On Collegiality as a Criterion for Faculty Evaluation
In June 1999, Committee A on Academic Freedom and Tenure approved the statement which follows for publication with an invitation for comments. They should be addressed to Committee A at the Association 's Washington office.
In evaluating faculty members for promotion, renewal, tenure, and other purposes, American colleges and universities have customarily examined faculty performance in the three areas of teaching, scholarship, and service, with service sometimes divided further into public service and service to the college or university. While the weight given to each of these three areas varies according to the mission and evolution of the institution, the terms are themselves generally understood to describe the key functions performed by faculty members.
In recent years, Committee A has become aware of an increasing tendency on the part not only of administrations and governing boards but also of faculty members in important administrative roles, such as department chairs or members of promotion and tenure committees, to add a fourth criterion in faculty evaluation: "collegiality."1 For the reasons set forth in this statement, we view this development as highly unfortunate, and we agree that it should be discouraged. Few if any responsible faculty members would deny that collegiality, in the sense of collaboration and constructive cooperation, identifies important aspects of a faculty member's overall performance. A faculty member may legitimately be called upon to participate in the development of curricula and standards for the evaluation of teaching, as well as in peer review of the teaching of colleagues. Much research, depending on the nature of the particular discipline, is by its nature collaborative and requires teamwork as well as the ability to engage in independent investigation. And committee service of a more general description, relating to the life of the institution as a whole, is a logical outgrowth of the Association's view that a faculty member is an "officer" of the college or university in which he or she fulfills professional duties.2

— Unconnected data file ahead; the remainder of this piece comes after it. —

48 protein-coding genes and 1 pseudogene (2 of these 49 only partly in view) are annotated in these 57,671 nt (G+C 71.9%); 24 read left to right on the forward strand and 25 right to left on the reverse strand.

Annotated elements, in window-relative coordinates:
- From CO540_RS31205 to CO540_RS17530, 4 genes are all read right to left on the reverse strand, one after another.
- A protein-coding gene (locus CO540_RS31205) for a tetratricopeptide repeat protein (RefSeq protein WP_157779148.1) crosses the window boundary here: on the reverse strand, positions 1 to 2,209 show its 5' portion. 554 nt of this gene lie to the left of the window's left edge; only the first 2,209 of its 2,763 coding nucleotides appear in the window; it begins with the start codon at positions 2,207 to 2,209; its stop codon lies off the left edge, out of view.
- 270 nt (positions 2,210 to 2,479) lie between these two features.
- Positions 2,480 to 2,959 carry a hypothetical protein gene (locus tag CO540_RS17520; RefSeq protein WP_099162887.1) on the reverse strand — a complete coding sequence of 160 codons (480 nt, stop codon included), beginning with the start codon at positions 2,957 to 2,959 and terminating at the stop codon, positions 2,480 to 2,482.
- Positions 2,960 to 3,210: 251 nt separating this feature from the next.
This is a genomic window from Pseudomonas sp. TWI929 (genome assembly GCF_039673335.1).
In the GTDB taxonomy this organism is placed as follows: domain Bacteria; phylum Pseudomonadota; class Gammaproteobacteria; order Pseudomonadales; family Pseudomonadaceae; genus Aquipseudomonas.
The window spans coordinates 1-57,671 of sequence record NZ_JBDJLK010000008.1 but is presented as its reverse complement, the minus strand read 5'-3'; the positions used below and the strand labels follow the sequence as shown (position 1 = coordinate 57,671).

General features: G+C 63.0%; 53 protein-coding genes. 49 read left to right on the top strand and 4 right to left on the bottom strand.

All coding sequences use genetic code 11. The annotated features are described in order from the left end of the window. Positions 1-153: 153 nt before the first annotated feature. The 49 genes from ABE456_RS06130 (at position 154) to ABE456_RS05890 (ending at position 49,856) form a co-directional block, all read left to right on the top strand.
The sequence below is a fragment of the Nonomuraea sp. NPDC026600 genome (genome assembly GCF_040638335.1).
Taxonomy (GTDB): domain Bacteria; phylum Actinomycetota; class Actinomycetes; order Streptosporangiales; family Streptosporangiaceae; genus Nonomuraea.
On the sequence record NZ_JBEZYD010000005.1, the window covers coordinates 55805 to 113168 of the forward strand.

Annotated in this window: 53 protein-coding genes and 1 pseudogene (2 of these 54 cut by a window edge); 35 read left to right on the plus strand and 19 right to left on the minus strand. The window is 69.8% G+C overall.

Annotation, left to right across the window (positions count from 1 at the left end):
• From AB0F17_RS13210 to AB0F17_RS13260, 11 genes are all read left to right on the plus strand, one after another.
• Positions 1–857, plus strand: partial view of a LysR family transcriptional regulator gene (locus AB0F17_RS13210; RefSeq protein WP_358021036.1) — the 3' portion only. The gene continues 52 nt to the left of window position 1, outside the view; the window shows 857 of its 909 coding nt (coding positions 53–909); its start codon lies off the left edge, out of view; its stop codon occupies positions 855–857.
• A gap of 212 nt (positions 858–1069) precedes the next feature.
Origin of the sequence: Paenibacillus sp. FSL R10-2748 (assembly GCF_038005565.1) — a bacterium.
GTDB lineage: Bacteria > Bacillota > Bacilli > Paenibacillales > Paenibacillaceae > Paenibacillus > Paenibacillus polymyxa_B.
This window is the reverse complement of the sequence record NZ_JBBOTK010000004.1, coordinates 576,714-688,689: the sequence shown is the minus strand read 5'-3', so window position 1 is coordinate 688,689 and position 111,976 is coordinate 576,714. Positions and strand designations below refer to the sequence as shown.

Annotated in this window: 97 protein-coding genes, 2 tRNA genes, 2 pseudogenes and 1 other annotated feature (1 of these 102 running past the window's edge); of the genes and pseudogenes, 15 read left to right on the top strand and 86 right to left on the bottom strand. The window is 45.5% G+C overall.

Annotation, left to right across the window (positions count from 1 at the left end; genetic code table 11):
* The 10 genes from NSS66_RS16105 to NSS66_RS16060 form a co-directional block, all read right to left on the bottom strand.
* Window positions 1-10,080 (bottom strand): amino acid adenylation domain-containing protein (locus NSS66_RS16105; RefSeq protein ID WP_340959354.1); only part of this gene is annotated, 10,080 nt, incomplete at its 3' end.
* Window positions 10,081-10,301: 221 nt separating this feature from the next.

Understood in this way, collegiality is not a distinct capacity to be assessed independently of the traditional triumvirate of scholarship, teaching, and service. It is rather a quality whose value is expressed in the successful execution of these three functions. Evaluation in these three areas will encompass the contributions that the virtue of collegiality may pertinently add to a faculty member's career. The current tendency to isolate collegiality as a distinct dimension of evaluation, however, poses several dangers. Historically, collegiality has not infrequently been associated with ensuring homogeneity, and hence with practices that exclude persons on the basis of their difference from a perceived norm. The invocation of collegiality may also threaten academic freedom. In the heat of important decisions regarding promotion or tenure, as well as other matters involving such traditional areas of faculty responsibility as curriculum or academic hiring, it is natural to confuse collegiality with the expectation that a faculty member display "enthusiasm" or "dedication," or evince "a constructive attitude" that will "foster harmony," or, even worse, display an excessive deference to administrative or faculty decisions where these may require reasoned discussion. Such expectations are flatly contrary to elementary principles of academic freedom, which protect a faculty member's right to dissent from the judgments of colleagues and administrators.
A distinct criterion of collegiality also holds the potential of chilling faculty debate and discussion. Critique and opposition do not necessarily conflict with collegiality. Gadflies, critics of institutional practices or collegial norms, even the occasional malcontent, have all been known to play an invaluable and constructive role in the life of academic departments and institutions. …